This is an automatically generated PDF version of the online resource pakistan.mom-rsf.org/en/ retrieved on 2020/08/10 at 10:26
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Media

Pakistan is a relatively large country with a population of 207 million (according to the 2017 national census) addicted to media and current affairs. General political instability, often shaky economy and poor social development indicators make for a consistently busy and shrill news cycle. No wonder there are hundreds of TV channels and radio stations and over a thousand newspapers, apart from a crowded and busy national cybersphere, that serve as a pluralist and noisy current affairs fare on a daily basis, making for an interesting and continually evolving media landscape.

Censorship is an often-recurring feature of the Pakistani news media landscape. Print media has traditionally been vibrant with often fierce journalism as a counterweight to the country’s chequered political history characterized by crackdown on dissent and censorship. Even during representative rule, print media has often been the brunt of official manipulation. While in recent decades TV, radio and internet have come to occupy the central space in Pakistan’s media landscape since the turn of the century as source of information, print media still retains its disproportionately high influence on policymaking circles and by often showcasing some of the most independent and critical voices as opposed to electronic media which tends to dumb down issues.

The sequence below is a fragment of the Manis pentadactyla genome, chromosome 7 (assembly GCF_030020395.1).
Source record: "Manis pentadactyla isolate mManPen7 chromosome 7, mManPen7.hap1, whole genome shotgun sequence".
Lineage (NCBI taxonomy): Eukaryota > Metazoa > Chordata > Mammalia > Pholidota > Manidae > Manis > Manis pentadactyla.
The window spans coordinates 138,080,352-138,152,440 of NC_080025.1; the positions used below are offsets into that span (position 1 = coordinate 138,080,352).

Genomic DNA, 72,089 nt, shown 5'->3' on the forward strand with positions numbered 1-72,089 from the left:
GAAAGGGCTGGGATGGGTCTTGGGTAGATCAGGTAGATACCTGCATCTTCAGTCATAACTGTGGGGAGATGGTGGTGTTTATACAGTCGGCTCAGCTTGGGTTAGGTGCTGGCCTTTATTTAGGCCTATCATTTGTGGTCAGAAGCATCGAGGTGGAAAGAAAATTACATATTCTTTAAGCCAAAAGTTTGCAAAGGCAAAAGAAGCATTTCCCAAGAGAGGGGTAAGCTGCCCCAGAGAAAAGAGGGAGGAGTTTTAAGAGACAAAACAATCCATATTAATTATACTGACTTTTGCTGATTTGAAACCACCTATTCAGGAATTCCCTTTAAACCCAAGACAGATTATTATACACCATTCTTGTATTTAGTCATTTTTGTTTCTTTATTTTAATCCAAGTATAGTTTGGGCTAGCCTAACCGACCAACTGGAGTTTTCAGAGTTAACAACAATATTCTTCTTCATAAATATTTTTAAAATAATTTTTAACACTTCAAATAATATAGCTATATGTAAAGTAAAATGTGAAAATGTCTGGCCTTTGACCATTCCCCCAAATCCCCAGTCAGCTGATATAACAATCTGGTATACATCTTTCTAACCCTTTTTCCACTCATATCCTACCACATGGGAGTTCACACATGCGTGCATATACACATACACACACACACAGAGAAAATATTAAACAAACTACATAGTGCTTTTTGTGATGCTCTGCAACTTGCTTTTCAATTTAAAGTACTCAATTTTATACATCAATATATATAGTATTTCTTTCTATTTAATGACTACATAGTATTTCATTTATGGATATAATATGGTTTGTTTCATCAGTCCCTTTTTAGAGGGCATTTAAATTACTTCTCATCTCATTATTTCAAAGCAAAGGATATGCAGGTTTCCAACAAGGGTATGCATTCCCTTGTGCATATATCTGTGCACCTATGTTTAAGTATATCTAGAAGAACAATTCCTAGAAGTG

In recent years online media Pakistan has been able to engender a growth-oriented, dynamic digital society with internet and online media usage exploding in numbers and scale. Easier, faster and cheaper internet access is fuelling social media use and underpinning a burgeoning online current affairs media and community information platforms that are driving a national discourse from a people’s perspective. This is replacing mainstream TV and radio media in Pakistan as sources of traditional information compromised by Big Business and Deep State with public interest journalism fading away all but completely.

The private and state sectors both are major media players in the broadcast sector with both running multiple TV channels and radio stations. The print media sector, more outspoken and more accommodative of dissent generally, is only privately owned. Cross media ownership is legally supported, resulting in high media ownership concentration and media audiences. Over half of the overall audiences in each of four media – TV, radio, print and online – are concentrated in the hands of four owners or fewer.   

The stakes are high for the major players in terms of the media economy. The total media advertising market, according to Gallup Pakistan data for financial year 2017-18 cited by Aurora magazine, was PKR 81.6 billion (USD 680 million), which included TV, print, radio, digital and others. This compared to slightly smaller revenues overall from the preceding fiscal year 2016-17 at PKR 87.7 billion (USD 730.8 million) but still constitutes a relatively large market that engenders fierce media market competition. For 2017-18, the overall advertising volume for TV market was 46% at PKR 38 billion (USD 316.6 million); 24% or PKR 19.5 billion (USD 162.5 million) for print media; 8% or PKR 8 billion (USD 66.6 million) for online media and 3% or PKR 2.5 billion (USD 20.8 million) for radio media.

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